As excitement builds for Tuesday, the spotlight is being turned on inaugurations past. LiveScience has a run-down of its picks of the "Best Inaugural Addresses Ever." But perhaps unsurprisingly, it's two inaugurations from the nineteenth century that are getting the most attention. The first is the inauguration of William Henry Harrison, whose lengthy inaugural address in inclement weather in March 1841 led to his death from pneumonia (more here from the Library of Congress). More fun, however, was the inauguration of Andrew Jackson in March 1829. The White House was the scene of a public reception, and, as this eyewitness account from Washingtonian Margaret Smith demonstrates, things got a little out of hand:
The President, after having been literally nearly pressed to death and almost suffocated and torn to pieces by the people in their eagerness to shake hands with Old Hickory, had retreated through the back way or south front and had escaped to his lodgings at Gadsby's.More available here from Eyewitness to History. And below, a contemporary print, "All Creation Going to the White House":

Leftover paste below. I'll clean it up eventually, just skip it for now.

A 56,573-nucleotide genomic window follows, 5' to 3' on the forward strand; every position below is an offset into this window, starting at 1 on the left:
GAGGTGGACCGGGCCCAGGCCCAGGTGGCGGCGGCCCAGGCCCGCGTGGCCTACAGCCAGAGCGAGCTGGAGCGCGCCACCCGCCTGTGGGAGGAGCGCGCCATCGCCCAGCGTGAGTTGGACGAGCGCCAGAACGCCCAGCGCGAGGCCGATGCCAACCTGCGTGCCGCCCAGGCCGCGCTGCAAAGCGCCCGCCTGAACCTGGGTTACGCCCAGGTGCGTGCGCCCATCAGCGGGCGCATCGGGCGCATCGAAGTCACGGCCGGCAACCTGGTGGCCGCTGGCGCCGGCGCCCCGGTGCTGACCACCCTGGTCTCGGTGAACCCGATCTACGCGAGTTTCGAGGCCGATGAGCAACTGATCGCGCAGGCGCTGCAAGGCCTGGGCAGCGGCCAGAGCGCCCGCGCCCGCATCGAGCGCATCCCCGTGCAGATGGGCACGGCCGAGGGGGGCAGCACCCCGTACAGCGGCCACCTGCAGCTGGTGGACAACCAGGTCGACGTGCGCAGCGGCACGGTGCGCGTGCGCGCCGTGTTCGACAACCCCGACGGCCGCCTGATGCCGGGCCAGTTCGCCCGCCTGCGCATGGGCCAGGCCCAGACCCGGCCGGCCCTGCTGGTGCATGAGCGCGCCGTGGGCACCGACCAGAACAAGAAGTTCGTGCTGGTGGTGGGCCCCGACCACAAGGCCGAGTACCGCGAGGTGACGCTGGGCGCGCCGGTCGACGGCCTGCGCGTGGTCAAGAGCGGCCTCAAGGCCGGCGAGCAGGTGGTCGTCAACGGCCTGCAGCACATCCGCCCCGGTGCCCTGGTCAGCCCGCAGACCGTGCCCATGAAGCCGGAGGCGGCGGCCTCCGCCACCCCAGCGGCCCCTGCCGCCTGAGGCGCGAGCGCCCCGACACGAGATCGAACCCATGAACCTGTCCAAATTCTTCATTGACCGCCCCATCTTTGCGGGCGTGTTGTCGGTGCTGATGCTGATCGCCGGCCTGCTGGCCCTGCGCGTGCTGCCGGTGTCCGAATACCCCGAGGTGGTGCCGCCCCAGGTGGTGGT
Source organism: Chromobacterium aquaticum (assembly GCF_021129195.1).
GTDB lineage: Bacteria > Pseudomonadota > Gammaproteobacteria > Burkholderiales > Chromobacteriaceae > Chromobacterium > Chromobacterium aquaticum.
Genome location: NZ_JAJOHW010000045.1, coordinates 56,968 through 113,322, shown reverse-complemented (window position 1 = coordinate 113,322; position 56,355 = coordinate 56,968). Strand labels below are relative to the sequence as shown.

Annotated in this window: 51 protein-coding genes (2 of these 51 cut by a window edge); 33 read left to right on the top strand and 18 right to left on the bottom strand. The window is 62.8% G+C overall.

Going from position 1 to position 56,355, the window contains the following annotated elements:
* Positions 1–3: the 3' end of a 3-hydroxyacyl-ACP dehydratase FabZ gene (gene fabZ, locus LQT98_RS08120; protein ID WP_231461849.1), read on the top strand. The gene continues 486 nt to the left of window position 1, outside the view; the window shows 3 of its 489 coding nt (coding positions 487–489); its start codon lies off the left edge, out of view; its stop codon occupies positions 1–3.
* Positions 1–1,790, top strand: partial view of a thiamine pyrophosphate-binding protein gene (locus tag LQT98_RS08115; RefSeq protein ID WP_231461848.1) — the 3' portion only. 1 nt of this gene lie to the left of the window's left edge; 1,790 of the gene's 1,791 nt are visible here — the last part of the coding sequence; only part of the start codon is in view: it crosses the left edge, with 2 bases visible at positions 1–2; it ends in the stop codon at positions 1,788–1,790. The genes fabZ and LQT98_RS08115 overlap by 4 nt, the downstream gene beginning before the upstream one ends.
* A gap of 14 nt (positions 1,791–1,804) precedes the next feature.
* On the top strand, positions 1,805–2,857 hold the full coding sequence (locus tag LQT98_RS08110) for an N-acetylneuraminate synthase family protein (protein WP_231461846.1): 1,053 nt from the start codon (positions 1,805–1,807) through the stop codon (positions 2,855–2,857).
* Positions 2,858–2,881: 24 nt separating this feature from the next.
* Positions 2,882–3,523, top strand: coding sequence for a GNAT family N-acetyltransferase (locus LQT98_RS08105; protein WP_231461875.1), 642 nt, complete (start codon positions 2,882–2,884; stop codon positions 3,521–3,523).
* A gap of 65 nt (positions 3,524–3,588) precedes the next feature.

Cut glass and china to the amount of several thousand dollars had been broken in the struggle to get the refreshments, punch and other articles had been carried out in tubs and buckets, but had it been in hogsheads it would have been insufficient, ice-creams, and cake and lemonade, for 20,000 people, for it is said that number were there, tho' I think the number exaggerated.
Ladies fainted, men were seen with bloody noses and such a scene of confusion took place as is impossible to describe, - those who got in could not get out by the door again, but had to scramble out of windows.